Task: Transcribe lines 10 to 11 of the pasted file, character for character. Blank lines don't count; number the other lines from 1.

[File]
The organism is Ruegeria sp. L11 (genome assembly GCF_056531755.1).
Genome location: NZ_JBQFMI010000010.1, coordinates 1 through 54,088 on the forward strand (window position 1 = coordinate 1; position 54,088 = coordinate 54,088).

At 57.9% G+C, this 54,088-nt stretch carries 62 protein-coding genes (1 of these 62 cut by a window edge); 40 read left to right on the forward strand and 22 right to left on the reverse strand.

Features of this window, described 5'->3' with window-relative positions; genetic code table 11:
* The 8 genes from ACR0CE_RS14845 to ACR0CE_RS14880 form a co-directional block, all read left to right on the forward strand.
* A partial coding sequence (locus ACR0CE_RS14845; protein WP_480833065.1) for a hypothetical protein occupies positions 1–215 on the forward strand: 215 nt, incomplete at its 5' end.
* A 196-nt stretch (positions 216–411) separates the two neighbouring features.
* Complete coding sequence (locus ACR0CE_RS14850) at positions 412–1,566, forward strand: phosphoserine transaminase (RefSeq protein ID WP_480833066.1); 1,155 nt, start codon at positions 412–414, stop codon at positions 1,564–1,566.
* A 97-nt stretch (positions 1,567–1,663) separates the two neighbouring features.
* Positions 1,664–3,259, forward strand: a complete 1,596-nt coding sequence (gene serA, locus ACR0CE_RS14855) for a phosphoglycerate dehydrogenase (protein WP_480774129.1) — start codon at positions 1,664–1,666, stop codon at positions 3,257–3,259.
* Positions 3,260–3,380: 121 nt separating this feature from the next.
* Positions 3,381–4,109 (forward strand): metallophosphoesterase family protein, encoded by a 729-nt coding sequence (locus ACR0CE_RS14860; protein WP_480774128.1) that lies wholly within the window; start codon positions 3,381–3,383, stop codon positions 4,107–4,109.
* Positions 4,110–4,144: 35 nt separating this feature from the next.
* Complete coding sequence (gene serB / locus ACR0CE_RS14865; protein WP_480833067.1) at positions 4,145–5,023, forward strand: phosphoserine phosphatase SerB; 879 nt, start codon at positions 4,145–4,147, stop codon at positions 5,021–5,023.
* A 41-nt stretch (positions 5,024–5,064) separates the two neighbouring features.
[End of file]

* Positions 1,664–3,259, forward strand: a complete 1,596-nt coding sequence (gene serA, locus ACR0CE_RS14855) for a phosphoglycerate dehydrogenase (protein WP_480774129.1) — start codon at positions 1,664–1,666, stop codon at positions 3,257–3,259.
* Positions 3,260–3,380: 121 nt separating this feature from the next.